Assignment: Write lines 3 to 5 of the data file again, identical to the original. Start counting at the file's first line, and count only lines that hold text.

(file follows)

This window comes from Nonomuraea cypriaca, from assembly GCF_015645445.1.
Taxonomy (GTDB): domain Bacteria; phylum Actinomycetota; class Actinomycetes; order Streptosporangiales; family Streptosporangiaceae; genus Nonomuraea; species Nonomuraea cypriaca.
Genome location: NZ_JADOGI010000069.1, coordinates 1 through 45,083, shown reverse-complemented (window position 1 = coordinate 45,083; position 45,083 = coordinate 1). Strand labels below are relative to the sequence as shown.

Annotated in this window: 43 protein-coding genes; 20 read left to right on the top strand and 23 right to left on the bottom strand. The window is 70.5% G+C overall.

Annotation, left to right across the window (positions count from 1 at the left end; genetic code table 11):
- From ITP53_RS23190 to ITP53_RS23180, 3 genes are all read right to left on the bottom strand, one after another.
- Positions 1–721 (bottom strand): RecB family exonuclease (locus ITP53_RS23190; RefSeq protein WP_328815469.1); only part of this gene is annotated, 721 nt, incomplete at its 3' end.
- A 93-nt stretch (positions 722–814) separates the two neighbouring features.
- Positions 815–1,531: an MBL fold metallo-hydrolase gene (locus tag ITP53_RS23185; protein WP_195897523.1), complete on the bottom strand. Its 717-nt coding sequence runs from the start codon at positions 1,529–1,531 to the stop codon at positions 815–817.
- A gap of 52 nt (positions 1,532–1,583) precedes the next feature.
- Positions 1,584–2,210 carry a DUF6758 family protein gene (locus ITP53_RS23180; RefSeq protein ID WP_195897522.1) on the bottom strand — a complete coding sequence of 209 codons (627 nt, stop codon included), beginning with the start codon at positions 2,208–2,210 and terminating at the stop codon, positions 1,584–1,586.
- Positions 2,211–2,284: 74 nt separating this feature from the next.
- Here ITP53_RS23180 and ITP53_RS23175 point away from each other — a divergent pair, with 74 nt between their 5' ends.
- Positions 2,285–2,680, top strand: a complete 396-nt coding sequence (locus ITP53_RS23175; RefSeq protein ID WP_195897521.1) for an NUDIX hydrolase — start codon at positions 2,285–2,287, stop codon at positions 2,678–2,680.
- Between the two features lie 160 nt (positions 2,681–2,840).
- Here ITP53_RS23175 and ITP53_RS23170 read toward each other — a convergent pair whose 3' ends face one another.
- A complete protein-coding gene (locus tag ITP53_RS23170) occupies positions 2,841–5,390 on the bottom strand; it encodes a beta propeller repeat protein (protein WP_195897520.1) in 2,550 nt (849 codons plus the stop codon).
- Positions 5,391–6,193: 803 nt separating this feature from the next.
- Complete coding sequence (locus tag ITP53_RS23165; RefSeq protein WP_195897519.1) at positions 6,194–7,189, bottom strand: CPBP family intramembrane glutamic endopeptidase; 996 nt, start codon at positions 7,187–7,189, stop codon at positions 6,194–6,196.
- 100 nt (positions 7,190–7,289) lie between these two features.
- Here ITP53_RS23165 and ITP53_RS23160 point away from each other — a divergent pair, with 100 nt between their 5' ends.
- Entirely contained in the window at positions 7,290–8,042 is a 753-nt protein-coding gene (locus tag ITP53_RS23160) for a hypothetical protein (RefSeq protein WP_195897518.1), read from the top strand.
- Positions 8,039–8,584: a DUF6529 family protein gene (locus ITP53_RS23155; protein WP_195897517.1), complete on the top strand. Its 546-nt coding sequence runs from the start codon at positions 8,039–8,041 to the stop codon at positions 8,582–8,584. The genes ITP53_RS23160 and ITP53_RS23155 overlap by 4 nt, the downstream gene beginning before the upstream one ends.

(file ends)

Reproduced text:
Genome location: NZ_JADOGI010000069.1, coordinates 1 through 45,083, shown reverse-complemented (window position 1 = coordinate 45,083; position 45,083 = coordinate 1). Strand labels below are relative to the sequence as shown.

Annotated in this window: 43 protein-coding genes; 20 read left to right on the top strand and 23 right to left on the bottom strand. The window is 70.5% G+C overall.

Annotation, left to right across the window (positions count from 1 at the left end; genetic code table 11):